WARNING: gas drilling near your home may put you at risk for possible exposure to carcinogens, neurotoxins, and endocrine disruptors by inhalation, ingestion, and absorption; elevated ground level ozone and air pollution in gas production areas due to toxic fumes and diesel exhaust; disease caused by chemicals, hydrocarbons, radium, and heavy metals in your drinking water; adrenal gland dysfunction from the low frequency noise of compressor stations; and potential for explosion due to methane accumulation in your home. KEEP AWAY FROM CHILDREN, PREGNANT WOMEN, THE ELDERLY AND PETS. Symptoms can include, but are not limited to, headaches, nose bleeds, eye and skin damage, gastrointestinal problems, respiratory problems, dizziness, and confusion.

Physicians report that methane, Ethylbenzene, m,p-Xylene, Hexane, 2 Methylpentane, and 3Methylpentane have been detected in their patients blood.
Related serious side effects in gas extraction, processing, and production areas can be expected, including permanent neurological damage, cancer, brain damage, and endocrine system disruption.

For a comprehensive review of Public Health Effects TEDX The Endocrine Disruption Exchange

BETTER SAFE THAN SORRY ???


Ommegang believes that opposing development of hydrofracking is critical to the interests of our community, our people and our business. We are proud of our accomplishment in building a thriving, sustainable and environmentally conscious business in upstate New York. We are deeply concerned at the threat posed by development of drilling in the region and the risk to the purity of the water on which we depend, and which is a key reason we are located here. We are a company that enjoys a national reputation for super-premium quality beers produced in upstate New York and we hope that the state and local regulators attach value to what we do for the region in terms of employment and our representation of upstate New York in restaurants and grocery stores across the nation. We do not want our business future, our employees futures and our communities futures damaged or destroyed by water pollution, or compromised by the industrialization associated with hydrofracking for shale gas. -- Simon Thorpe, President/CEO of Brewery Ommegang, Cooperstown, New York I want to alert you to a less obvious effect that hydrofracking will have on us and on the NYS farms whose products we make a great effort to buy. We are very responsive to the needs of our shoppers. If hydrofracking is allowed to go forward our shoppers are certain to be asking us if the fruits, vegetables, dairy products, eggs and meats from New York State are produced in areas where hydrofracking is taking place. It will not take many inquiries for us to start researching alternatives to NYS products. -- Joe Holtz, General Manager of Park Slope Food Coop Inc, Brooklyn, New York At the Co-op, we work hard to support our Western New York farms. Our business depends on their survival. But if our customers tell us to source clean natural foods from non-hydrofracking regions, we and other grocers will shift our purchasing dollars elsewhere. Hydrofracking may create a few jobs in the energy industry, but it will put at risk our Co-op and all of local partners we do business with. -- Tim Bartlett, General Manager of Lexington Co-operative Market, Buffalo, New York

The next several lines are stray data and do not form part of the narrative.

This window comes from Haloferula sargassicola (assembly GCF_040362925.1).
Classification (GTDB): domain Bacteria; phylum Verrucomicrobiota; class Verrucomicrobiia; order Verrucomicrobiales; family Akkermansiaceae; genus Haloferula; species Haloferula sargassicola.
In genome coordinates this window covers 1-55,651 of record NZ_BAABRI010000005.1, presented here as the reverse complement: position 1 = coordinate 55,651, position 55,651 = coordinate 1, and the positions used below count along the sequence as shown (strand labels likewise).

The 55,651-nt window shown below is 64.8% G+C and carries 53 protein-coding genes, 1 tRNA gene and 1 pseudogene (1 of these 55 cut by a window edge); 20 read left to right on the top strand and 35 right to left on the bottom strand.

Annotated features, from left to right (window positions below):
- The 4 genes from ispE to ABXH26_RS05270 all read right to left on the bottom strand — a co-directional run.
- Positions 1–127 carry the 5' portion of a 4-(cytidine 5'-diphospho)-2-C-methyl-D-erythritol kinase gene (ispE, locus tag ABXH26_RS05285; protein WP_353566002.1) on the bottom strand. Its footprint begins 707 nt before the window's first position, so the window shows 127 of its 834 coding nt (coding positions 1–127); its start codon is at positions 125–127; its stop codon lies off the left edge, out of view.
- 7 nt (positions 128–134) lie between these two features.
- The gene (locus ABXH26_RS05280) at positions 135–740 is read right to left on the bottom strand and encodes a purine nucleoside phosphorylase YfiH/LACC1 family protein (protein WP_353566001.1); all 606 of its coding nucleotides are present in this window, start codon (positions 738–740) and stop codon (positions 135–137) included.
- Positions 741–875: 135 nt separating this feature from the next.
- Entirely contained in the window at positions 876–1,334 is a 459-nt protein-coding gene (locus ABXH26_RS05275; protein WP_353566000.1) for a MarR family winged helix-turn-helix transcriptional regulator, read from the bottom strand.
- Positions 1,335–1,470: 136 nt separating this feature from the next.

What Not To Do
If you are now planning to avoid food grown in gas drilling areas who could blame you?
But what will that accomplish?

Youll be driving another nail into the sustainability of American agriculture.

Where will your food come from when all the farms are gone?

What You Can Do

Get involved on a local, regional & national level. Support local grassroots organizations. If you dont have time to volunteer then consider making a financial contribution. Get to know your local farmer and his/her needs. Support sustainable farming practices and policies. Demand Farm Bill reforms. Contact your local representatives. Demand accountability. Push local zoning, and other protective municipal laws. Show up at meetings. Call state and federal representatives often.

Dont Take Our Word For It


Sources quoted, including scientific studies, can be found at: https://acrobat.com/app.html#d=cx0ZyEPSWPh9WxI jwDJbTA

Many thanks to those who shared their photos, experience, knowledge, professional talents and other resources; especially the folks at www.Marcellus-Shale.US.

Contact Us
Martha Goodsell
deerfarm6@frontiernet.net Christine and Bob Applegate ninibob@frontiernet.net